Last week, I had to spend a couple of days in London, so I stayed overnight in a hotel in Islington. I slept badly – I loathe corporate hotels – and woke early; rather than suffer the hotel breakfast, I left early and headed down Upper St, where I had a croissant and a cappuccino, watching people through the window.
It was a very bright morning – cold, icy-cold, but with a clear, deep blue sky. I wanted to walk to the office – not too far; I had walked there several times. People don’t often walk far in London, seduced by the false promise of a speedy tube ride. The tube map fools people: places that are nearby seem far apart, so people who know London from the tube often don’t realise how near different parts of the city are. Bus-travellers do not suffer the same fate, being able to watch neighbourhoods change from one to another.
Rather than simply head down City Road, I wanted to walk through some of the quieter streets. I don’t Islington at all well – I don’t know the street names, or how the different roads fit together on the map – but it was easy not to get lost: just follow the roads south, and I would hit Old Street or City Road.
The streets were pretty quiet; a few cyclists, some people walking, occasional cars. The houses, small three storey Georgian or Victorian dwellings, hardly set back from the pavement, with small basement areas. Most of them looked complete. There were window arches catching the sun.
I zigged-zagged south, and came to the canal; years ago, I had walked along the Grand Union Canal from Camden to Islington. The road went over the canal, and there was a slip down to the water; I went down, thinking I might be able to follow the canal south. The footpath was busier than the road had been, with cyclists and joggers hurrying along, jostling for space. There was ice as the water piled up by the lock. I went a hundred yards or so, but the canal headed east, away from where I was going, so I went back to the bridge, up to street level.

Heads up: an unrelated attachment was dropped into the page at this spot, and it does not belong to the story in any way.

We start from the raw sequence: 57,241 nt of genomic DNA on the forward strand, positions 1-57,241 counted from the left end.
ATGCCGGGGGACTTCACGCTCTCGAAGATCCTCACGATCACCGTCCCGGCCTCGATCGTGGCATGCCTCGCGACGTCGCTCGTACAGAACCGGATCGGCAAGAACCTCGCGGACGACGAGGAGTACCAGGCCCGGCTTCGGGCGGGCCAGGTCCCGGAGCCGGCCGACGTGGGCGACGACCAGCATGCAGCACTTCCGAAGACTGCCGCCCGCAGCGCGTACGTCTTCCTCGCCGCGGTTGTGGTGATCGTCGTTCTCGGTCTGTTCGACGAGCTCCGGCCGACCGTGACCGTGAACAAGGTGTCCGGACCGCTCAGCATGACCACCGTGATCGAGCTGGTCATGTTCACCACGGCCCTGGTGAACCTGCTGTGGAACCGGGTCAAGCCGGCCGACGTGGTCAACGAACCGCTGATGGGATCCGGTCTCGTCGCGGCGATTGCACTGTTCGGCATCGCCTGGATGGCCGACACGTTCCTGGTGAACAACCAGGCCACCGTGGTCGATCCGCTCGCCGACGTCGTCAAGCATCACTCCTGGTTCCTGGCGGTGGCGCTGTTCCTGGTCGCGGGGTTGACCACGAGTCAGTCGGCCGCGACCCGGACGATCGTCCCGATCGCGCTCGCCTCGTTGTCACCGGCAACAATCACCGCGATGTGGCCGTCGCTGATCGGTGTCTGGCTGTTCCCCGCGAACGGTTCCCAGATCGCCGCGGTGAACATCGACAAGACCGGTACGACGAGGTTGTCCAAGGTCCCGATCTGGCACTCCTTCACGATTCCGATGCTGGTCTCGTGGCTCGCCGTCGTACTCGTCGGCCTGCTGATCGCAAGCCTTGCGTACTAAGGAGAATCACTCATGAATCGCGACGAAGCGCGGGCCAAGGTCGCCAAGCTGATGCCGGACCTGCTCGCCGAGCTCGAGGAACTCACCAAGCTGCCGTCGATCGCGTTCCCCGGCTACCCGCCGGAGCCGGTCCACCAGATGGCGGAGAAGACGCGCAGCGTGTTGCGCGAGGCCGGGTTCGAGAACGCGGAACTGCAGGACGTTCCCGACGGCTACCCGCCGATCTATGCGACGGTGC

I hit City Road just north of Morefields. The architecture changed from gentrified to warehouse-functional; bricks to steel. It was a curious mixture, old, renovated buildings nestling beneath industrial cladding.
Old Street is a huge roundabout, the junction of City Road and Old Street itself. The area to the east – Hoxton – is newly trendy, full of art galleries and studios and new media companies, although someone told me that only meant you get a better class of heroin addict mugging you. When I was a kid, it was a rough area, not somewhere to hang around at night; a band I was in practiced in the crypt of a church nearby – then, the drug-dealers were the sons of vicars.
South of Old Street, the buildings change, taken over by the capital City institutions; some older ones remain – there is a Georgian Wesleyan chapel and Elysian meeting place of honeyed brick. Elsewhere, glass and steel and stone take over, the windows mirror close the building opposite, lighting up the walls with sunlight many times reflected.
I cut across Finsbury Circus and into London Wall, where the NatWest Tower – though it tries hard to call itself something else – loomed over Bishopsgate; hiding behind it, the Gherkin was silhouetted, a cloud escaping from its air-conditioning system.
And that was my walk to work.